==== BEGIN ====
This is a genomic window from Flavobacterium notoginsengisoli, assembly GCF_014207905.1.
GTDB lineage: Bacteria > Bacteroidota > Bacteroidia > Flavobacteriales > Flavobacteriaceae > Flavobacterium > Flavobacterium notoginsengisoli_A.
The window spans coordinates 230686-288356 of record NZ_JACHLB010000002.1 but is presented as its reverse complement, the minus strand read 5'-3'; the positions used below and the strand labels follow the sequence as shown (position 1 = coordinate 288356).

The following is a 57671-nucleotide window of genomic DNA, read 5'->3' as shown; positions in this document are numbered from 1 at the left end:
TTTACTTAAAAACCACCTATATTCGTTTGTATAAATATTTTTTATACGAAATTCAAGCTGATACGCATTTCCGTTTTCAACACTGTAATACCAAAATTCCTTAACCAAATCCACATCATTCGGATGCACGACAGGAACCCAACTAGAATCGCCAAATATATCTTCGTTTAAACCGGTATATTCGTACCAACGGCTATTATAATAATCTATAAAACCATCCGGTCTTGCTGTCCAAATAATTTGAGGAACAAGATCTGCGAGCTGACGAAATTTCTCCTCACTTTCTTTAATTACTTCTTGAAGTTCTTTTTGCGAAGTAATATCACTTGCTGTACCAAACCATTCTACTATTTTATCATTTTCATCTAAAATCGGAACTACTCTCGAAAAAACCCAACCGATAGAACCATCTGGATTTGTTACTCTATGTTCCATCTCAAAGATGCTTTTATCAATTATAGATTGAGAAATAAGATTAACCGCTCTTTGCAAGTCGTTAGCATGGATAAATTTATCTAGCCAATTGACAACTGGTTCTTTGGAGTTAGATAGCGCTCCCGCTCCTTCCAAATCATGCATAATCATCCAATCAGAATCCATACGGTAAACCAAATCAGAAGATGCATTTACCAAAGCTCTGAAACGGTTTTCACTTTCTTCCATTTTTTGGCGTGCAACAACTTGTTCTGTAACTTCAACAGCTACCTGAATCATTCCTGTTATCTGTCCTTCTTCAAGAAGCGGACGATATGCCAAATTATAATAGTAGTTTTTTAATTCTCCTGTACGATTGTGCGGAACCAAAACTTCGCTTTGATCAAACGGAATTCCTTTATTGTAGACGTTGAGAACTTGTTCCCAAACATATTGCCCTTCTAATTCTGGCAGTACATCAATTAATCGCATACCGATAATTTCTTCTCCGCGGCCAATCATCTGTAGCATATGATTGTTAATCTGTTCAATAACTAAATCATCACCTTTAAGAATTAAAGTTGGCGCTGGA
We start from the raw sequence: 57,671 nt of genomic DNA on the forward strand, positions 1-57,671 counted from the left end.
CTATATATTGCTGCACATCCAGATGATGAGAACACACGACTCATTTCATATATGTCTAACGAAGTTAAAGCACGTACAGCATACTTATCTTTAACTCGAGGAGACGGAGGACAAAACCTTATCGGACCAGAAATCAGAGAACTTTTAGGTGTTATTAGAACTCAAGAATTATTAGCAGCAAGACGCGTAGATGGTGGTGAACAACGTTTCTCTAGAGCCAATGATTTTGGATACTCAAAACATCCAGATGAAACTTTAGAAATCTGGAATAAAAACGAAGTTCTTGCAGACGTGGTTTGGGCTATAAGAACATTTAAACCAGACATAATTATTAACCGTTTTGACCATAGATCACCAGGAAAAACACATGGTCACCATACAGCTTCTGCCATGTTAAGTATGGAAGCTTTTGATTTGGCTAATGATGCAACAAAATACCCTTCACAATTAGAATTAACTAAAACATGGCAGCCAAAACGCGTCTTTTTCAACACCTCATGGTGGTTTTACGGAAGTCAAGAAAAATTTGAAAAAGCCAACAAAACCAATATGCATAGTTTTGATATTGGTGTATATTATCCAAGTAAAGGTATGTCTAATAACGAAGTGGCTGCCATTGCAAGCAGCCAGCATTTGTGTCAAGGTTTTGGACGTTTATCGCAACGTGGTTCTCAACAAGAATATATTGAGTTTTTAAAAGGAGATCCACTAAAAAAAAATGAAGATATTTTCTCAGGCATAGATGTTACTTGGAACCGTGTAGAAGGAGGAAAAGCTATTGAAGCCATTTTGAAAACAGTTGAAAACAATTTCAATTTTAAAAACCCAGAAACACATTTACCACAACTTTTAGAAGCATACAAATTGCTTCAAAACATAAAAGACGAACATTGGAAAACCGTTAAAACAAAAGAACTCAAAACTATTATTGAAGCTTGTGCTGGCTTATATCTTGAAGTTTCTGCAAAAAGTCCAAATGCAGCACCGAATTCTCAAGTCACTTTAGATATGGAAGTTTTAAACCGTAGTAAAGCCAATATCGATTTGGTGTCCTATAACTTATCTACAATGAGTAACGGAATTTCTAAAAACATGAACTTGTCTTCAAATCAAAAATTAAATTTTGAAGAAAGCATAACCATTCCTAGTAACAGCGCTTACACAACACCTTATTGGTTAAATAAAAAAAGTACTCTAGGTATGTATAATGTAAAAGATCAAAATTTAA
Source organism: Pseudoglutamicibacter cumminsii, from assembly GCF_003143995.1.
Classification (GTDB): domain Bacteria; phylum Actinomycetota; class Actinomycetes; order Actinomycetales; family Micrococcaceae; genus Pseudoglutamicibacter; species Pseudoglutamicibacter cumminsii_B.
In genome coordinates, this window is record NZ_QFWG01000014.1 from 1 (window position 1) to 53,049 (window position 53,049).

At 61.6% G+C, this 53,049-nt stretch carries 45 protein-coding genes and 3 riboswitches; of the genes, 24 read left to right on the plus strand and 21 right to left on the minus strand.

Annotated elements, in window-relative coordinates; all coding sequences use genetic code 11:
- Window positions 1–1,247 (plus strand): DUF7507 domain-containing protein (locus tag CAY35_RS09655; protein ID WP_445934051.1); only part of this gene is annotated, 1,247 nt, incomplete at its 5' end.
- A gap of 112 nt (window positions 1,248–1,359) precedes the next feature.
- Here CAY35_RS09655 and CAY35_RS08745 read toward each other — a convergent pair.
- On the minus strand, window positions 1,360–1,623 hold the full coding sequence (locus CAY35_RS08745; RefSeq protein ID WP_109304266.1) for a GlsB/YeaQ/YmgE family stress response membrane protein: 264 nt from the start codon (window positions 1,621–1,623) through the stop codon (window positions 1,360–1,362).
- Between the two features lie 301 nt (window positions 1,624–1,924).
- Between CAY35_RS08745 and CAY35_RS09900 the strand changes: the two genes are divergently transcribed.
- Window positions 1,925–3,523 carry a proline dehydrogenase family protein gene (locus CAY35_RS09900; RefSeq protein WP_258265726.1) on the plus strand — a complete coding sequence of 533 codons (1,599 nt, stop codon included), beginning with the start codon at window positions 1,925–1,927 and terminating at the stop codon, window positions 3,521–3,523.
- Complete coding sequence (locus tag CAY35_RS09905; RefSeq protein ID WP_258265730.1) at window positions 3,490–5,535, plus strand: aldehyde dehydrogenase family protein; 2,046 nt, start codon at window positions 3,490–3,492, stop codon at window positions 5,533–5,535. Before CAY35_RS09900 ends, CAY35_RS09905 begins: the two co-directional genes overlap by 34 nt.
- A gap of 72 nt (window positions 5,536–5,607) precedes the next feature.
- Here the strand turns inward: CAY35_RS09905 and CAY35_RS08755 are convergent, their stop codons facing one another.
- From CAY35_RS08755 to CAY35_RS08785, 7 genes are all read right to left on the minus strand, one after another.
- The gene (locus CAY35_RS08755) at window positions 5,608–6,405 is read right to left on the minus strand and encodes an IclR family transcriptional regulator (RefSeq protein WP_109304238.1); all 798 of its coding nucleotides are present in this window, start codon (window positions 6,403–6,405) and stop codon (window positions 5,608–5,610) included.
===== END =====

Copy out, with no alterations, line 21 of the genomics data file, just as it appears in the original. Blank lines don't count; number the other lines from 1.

- A gap of 72 nt (window positions 5,536–5,607) precedes the next feature.